By John L. Malone
When he gets up to go to the toilet in the middle of the night, she’d be there or on the way back to his room after pausing in the kitchen for a glass of milk, she’d be in the hallway. Time after time.
Passing ships in the night. He’d look at her, and she at him, sometimes a twitch of understanding, affection, then they’d both look away.
After eight years, off and on, they were still a mystery to each other. Her cat. Not his. They’d never bonded.
John is a South Australian writer of poetry, flash fiction and the occasional short story.
By John L. Malone
The blue Yaris pulled up at the traffic lights alongside his HiLux; the driver began picking his nose. Christ! did people still do that? Soon it would accrue a fine. You weren’t supposed to even touch your face. What would he do next? dig a finger into his ear, clear out some wax, have a good itch? scratch his balls? He was amazed at this guy’s brazenness, his folly. The things you see at traffic lights, he thought. Then he realized he was looking at his own reflection in the Yaris’s side window.
John is a South Australian writer of poetry, flash fiction and the occasional short story
By Lorna Stewart
“He loves his tulips” She nods towards the garden.
“Went to ruin when my Joe passed, but our Jason tends it now”
Listening to their questions she pours tea.“Yes the greenhouse was extended! Jason’s very popular”
Her voice lowers. “He used to be a bit of a toerag. But now you can’t get him out of the greenhouse! He buys all the seeds himself you know. Nan, he says for top quality you need the best.”
Puzzled she asks them to repeat the question. “Of course they’re Tulips! Why else would he make so many trips to Amsterdam officer?”
“Writing provides me with a good excuse to day dream!” – the writer
By John L. Malone
What was that guy thinking? Did I agree to this? I must have. What was I thinking? I should never have posed nude, for starters. That wasn’t necessary. And sitting in public view for all to see. You know what I look like? A guy sitting on a toilet seat, hunched over, muscled legs taut, trying to take a dump instead of having a good think. At least he could have put a cubicle around me. Even a bronze statue deserves some dignity.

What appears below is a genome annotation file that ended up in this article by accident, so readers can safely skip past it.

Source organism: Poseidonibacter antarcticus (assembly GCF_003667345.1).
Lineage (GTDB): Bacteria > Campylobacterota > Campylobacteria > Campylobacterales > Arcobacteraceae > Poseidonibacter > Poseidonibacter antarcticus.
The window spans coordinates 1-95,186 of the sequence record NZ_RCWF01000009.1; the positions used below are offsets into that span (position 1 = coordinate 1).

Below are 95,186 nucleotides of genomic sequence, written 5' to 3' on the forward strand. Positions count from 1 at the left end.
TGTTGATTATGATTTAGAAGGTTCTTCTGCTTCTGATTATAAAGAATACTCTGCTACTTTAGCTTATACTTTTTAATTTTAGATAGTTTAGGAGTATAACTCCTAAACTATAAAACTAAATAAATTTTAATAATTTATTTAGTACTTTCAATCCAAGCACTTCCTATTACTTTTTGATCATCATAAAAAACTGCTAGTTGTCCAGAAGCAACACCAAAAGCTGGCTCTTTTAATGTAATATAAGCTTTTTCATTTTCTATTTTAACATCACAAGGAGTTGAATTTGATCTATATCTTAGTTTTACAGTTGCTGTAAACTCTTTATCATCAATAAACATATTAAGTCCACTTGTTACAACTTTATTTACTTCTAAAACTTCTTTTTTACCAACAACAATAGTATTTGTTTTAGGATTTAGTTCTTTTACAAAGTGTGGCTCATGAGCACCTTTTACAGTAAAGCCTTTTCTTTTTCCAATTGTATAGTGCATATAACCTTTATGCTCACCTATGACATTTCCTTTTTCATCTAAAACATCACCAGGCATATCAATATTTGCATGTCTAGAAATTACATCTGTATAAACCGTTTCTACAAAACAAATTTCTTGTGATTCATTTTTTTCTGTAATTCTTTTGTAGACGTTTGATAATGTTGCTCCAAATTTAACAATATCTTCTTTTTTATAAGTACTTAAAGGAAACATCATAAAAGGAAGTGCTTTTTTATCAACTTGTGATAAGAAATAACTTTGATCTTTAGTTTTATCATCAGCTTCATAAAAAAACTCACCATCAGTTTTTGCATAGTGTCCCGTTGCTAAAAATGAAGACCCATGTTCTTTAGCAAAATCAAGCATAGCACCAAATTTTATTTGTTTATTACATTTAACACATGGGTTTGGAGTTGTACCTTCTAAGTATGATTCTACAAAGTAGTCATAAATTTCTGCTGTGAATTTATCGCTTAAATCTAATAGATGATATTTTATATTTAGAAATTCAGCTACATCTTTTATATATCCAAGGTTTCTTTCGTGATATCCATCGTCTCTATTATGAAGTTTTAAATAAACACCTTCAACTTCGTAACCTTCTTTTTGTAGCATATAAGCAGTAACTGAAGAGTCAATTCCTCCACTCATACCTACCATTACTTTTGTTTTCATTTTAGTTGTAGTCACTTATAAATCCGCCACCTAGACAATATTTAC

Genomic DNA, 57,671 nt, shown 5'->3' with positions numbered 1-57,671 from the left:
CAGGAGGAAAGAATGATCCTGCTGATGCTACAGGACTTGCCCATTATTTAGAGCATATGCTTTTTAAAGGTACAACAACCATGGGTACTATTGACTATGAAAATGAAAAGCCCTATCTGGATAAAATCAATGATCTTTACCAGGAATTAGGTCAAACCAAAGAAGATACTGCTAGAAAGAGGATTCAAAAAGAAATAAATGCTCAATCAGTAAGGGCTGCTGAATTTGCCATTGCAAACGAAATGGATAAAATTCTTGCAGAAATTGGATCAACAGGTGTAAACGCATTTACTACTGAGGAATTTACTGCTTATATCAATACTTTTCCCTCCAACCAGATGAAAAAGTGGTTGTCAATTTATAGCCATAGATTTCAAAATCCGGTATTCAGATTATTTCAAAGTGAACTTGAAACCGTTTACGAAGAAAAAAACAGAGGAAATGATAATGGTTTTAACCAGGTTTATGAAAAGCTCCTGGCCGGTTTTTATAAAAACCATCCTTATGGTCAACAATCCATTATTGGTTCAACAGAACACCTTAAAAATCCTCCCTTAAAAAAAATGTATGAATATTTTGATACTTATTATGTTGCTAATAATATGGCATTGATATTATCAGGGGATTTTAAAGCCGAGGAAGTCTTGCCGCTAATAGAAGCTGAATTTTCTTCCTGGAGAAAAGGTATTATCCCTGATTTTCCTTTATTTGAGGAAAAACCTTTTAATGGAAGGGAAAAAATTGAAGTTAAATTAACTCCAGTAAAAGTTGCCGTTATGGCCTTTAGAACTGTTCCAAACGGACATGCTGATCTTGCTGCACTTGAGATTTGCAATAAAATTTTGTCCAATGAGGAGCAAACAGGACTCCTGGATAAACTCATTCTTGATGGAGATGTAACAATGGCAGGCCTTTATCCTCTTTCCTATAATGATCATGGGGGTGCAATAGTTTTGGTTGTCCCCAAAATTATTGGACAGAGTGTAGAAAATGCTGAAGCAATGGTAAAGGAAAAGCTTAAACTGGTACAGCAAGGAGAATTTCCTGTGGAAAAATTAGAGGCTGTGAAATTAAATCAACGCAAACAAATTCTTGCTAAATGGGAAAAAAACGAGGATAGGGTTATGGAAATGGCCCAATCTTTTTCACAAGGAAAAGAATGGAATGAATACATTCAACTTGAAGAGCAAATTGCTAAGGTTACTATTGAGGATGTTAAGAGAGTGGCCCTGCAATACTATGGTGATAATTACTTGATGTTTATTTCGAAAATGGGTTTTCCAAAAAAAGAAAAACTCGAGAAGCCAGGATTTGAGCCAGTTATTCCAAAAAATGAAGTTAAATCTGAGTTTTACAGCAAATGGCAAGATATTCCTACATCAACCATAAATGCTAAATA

John Malone is on a roll. His chapbook of poems has just come out.
By Michael Thomas Ellis
‘Tis writ that only rot be wrote
by those who seldom write nor writ,
and those what learned to write by rote,
shall rare see quote what rough they writ.
“I write because I’d never be able remember these things if I only spoke them out loud. Besides, imagine the looks if I did.” – the writer
By John L. Malone
So what’s your story? You’ve been out all day, don’t come home at night, and just when we’ve locked up and getting ready to go out, you rock up! Nice one. I know what you want. I know what you’re after. So, what’s your story, eh? She looks up at him with her mock-innocent amber eyes, but the cat has nothing to say.
John’s new poetry chapbook, Hope is the Helium, is coming out this year.
By Eliza Mimski
Dear Heavenly Father,
Max had the nerve to break up with me last night. I did absolutely nothing wrong. Please let him regret it and text me saying he misses me and wants to get back together. I would like flowers when he comes over, preferably roses, red ones. Also, please make him really suck up to me because I’m going to play hard to get just so he knows that if he ever breaks up with me again, it will be hell for him.
Thank You, Heavenly Father,
PS. I’ll be wearing my low-cut red dress.
“I write because I cannot imagine a world where I didn’t, couldn’t … It’s how I spend my time when not working.” – the writer
By Sian Taylor
Home from work, Helen sees the eggs and flour on the kitchen floor.
Her daughter looks up from her cellphone.
“Zack was making pancakes and dropped stuff.”
“Why didn’t he clean up?”
“He ran out of time. He’s gone to soccer.”
“What about you?”
“I didn’t do it.”
She’s had enough. Helen scoops up the eggs and flour, adds corn and a slosh of milk and starts stirring.
Thirty minutes later Zack’s back, throwing his soccer gear on the table.
“What’s for dinner? I’m starving.”
The kids eat quickly.
Helen chews her cheese sandwich.
“I write because I really enjoy it – and it’s great if others enjoy it, too.” – the writer
By John Adams
“I’m not here to tell jokes.” He scoops up the microphone with the same confidence he practices rescuing sea otters from oil spills. “I’m here to tell truths.”
“Your ‘truths’ aren’t funny either!” a woman heckles over her Jack Daniels.
A bead of moisture forms on his forehead. “Humor distracts us from a world in crisis.”
“I wish it’d distract us from your set!” calls another rando.
The comic starts full-on sweating. “Fight the establishment!”
“Fight your booking agent!”
Defeated, he spends the rest of his five minutes talking about the wacky things people do with their butts.
John Adams is a founding member of That’s No Movie, an improv comedy team that plays at festivals across the United States. He lives in the Kansas City area, where he produces comedy shows and frets about writing.
By Frances Tate
Why does the attractiveness of the weather inversely correlate to my plans for the day?
Pondering this as I drive to work in glorious sunshine, I discover another mystery.
Why am I paying more attention to the vehicle in front of me than its driver is? She’s perfecting the stereotype and the even distribution of her foundation.
The red traffic light takes on a different meaning as a mascara wand appears. Waves. She rolls forward, crosses the lane marker. Again.
I’m tempted to follow her to work. Attach a bright red ‘L’ plate to her vehicle. Warning: Lipstick under application.
Tell us why you write: “There’s an option?!” – the writer